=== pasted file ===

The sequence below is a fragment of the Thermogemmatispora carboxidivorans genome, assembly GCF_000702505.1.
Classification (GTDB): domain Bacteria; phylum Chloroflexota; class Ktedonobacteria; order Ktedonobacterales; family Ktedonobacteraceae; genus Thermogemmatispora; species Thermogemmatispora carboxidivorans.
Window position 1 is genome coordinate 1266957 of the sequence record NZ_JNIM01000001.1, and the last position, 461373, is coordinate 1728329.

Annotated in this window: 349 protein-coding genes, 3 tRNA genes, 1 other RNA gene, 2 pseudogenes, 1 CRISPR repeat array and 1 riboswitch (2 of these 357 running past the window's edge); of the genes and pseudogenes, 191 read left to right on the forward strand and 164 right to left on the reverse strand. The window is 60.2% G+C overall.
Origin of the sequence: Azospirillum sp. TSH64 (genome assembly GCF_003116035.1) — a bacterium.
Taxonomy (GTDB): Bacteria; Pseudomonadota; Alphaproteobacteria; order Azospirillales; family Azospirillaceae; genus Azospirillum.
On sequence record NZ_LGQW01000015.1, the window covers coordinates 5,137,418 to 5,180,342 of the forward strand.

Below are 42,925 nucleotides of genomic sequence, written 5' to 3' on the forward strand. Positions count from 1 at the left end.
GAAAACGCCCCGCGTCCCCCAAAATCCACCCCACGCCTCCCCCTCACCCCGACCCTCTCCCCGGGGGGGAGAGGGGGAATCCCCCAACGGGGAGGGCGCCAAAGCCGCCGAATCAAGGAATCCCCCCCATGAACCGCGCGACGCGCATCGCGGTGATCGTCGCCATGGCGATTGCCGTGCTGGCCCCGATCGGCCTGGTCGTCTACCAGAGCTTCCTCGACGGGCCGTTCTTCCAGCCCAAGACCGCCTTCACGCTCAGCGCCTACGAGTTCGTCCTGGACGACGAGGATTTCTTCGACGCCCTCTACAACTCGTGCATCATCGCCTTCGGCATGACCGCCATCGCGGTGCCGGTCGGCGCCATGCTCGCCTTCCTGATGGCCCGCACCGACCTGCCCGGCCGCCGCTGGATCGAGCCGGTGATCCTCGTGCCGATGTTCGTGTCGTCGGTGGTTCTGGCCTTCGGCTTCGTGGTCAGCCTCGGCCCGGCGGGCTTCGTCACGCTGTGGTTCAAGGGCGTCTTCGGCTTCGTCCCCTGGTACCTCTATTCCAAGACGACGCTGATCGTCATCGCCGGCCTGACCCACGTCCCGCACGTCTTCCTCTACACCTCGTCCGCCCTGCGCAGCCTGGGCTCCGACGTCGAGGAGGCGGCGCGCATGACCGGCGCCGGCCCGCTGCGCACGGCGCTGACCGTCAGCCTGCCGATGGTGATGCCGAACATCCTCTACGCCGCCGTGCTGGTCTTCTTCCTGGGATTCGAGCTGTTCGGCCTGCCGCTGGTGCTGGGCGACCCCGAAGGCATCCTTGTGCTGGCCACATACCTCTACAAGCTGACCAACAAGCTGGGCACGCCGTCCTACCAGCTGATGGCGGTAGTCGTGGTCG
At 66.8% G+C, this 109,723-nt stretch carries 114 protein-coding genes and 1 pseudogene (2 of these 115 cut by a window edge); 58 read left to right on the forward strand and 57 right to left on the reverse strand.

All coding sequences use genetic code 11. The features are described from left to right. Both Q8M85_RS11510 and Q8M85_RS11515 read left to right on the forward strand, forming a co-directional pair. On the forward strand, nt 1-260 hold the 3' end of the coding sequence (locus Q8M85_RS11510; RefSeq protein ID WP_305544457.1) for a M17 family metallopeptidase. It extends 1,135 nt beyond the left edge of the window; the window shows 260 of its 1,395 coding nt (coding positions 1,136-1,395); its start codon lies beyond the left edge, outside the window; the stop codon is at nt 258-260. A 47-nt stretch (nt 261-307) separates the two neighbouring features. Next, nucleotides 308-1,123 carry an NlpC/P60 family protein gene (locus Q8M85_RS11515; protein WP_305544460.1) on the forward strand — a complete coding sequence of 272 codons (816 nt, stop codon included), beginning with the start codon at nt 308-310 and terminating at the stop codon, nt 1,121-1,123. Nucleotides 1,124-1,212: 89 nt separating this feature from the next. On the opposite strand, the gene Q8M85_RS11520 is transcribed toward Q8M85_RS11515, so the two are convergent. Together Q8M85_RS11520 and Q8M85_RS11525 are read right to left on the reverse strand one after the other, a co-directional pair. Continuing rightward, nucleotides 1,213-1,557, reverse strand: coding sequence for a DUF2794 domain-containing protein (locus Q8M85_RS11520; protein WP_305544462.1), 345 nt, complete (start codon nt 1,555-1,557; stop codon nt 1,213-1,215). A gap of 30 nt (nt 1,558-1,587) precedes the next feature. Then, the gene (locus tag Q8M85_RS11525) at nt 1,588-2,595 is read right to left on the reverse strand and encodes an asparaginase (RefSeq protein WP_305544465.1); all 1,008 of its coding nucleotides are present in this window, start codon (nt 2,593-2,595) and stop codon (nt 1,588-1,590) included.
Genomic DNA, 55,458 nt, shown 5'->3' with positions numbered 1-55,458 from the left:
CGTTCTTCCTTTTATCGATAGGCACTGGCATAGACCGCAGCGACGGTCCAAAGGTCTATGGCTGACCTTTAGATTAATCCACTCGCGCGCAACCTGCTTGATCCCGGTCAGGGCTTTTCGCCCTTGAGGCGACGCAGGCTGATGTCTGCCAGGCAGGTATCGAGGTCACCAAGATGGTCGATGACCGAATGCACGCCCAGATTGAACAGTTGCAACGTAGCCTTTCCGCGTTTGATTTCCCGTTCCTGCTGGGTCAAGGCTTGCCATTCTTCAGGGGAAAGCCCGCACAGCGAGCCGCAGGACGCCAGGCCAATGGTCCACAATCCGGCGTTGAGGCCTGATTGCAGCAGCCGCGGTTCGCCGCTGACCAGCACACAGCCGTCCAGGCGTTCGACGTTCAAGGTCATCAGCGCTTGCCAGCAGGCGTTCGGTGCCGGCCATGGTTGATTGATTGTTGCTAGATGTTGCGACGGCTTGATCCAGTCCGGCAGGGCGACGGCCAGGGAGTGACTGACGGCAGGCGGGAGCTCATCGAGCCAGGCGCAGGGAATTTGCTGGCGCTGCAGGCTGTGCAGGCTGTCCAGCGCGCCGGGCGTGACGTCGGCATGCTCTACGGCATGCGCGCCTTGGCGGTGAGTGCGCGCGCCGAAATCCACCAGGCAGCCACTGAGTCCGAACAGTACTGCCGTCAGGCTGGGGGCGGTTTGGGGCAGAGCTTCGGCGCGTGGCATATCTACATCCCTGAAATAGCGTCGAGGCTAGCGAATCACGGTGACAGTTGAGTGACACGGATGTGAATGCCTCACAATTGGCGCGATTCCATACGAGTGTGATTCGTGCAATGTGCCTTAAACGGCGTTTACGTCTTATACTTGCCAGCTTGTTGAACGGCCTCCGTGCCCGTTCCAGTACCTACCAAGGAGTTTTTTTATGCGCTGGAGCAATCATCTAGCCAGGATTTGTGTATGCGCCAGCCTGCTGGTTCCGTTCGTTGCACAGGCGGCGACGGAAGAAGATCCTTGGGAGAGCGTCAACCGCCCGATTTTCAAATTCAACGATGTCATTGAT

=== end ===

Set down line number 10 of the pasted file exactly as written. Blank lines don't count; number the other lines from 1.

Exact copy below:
At 66.8% G+C, this 109,723-nt stretch carries 114 protein-coding genes and 1 pseudogene (2 of these 115 cut by a window edge); 58 read left to right on the forward strand and 57 right to left on the reverse strand.